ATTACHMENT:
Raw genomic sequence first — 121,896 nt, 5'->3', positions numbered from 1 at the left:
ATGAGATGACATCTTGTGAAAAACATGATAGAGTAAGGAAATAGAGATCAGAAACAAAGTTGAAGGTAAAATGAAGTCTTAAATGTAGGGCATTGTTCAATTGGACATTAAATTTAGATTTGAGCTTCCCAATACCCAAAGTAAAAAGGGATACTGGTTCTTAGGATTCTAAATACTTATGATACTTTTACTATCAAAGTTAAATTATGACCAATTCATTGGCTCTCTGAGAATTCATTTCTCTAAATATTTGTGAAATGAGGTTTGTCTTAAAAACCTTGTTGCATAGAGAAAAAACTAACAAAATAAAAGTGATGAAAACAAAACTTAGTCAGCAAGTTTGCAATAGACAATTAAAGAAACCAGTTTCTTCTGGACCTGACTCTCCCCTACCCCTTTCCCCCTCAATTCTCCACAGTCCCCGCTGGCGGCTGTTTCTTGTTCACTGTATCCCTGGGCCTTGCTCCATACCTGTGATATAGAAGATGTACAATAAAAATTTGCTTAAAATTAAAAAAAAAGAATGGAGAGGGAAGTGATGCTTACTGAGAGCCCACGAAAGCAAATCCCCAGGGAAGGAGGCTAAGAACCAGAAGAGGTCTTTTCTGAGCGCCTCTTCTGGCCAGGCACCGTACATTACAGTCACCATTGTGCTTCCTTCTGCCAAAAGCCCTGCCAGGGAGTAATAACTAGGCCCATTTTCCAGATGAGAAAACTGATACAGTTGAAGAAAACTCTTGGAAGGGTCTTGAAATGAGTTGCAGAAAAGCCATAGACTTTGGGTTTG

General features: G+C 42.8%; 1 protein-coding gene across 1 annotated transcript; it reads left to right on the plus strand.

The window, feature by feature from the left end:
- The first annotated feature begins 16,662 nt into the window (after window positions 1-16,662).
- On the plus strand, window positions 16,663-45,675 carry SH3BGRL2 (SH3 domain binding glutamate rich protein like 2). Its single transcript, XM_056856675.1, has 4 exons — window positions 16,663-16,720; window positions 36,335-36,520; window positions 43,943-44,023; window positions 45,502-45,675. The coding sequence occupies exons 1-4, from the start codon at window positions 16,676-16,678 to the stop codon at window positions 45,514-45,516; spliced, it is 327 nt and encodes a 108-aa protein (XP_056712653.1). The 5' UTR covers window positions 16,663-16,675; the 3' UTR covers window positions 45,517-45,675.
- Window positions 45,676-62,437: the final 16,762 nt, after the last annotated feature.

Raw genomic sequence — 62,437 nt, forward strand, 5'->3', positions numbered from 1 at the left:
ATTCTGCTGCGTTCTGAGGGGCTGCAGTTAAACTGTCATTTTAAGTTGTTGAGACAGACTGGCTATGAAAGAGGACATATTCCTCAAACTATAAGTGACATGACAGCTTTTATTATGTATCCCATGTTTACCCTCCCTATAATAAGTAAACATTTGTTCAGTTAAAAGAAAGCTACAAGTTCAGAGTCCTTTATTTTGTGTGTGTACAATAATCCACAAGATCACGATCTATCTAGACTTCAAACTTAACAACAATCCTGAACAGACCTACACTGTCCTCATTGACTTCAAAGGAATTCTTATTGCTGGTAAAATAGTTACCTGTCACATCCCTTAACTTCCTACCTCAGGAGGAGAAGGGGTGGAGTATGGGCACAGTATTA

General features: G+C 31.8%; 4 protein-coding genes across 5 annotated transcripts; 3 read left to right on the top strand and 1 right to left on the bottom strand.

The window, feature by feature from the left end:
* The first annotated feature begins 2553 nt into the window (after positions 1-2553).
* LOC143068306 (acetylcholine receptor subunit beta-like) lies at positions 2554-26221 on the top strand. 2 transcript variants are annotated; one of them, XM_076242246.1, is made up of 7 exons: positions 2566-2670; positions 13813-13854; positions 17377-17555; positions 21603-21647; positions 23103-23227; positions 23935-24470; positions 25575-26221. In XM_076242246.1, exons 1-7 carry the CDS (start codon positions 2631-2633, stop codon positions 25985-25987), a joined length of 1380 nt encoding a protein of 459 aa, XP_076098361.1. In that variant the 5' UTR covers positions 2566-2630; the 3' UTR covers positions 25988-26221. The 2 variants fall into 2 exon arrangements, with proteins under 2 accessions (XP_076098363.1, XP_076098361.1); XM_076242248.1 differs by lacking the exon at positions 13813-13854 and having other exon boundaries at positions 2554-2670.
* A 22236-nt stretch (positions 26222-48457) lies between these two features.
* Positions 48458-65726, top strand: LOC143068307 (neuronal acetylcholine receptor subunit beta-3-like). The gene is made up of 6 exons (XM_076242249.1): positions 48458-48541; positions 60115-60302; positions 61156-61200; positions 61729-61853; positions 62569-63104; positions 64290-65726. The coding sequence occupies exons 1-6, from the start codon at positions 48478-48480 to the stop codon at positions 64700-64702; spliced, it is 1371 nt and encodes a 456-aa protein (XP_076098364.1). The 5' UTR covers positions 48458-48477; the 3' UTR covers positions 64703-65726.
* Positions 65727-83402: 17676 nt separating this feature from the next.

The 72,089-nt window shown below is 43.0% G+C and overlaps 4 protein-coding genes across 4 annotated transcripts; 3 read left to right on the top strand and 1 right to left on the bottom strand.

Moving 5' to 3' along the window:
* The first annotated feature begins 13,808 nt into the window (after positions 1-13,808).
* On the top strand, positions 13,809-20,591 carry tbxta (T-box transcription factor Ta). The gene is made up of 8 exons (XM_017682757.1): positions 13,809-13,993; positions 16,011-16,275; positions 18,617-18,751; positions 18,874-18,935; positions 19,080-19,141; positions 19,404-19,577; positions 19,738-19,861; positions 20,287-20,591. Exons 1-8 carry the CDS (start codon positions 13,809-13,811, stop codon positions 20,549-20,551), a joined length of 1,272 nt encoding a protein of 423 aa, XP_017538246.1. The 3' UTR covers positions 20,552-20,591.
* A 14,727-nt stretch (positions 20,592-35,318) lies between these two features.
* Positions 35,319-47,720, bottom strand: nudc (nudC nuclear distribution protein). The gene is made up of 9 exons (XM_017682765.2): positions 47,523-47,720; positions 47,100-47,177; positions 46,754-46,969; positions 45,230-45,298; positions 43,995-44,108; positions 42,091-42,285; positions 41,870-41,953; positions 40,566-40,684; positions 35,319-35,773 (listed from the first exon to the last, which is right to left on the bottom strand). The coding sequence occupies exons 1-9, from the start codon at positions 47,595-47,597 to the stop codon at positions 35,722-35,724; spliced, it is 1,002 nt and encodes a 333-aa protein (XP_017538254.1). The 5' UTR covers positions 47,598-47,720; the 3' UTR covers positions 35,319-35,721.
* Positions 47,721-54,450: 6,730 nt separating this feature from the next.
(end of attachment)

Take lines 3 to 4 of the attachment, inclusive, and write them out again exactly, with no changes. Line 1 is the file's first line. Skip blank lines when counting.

General features: G+C 42.8%; 1 protein-coding gene across 1 annotated transcript; it reads left to right on the plus strand.

The window, feature by feature from the left end: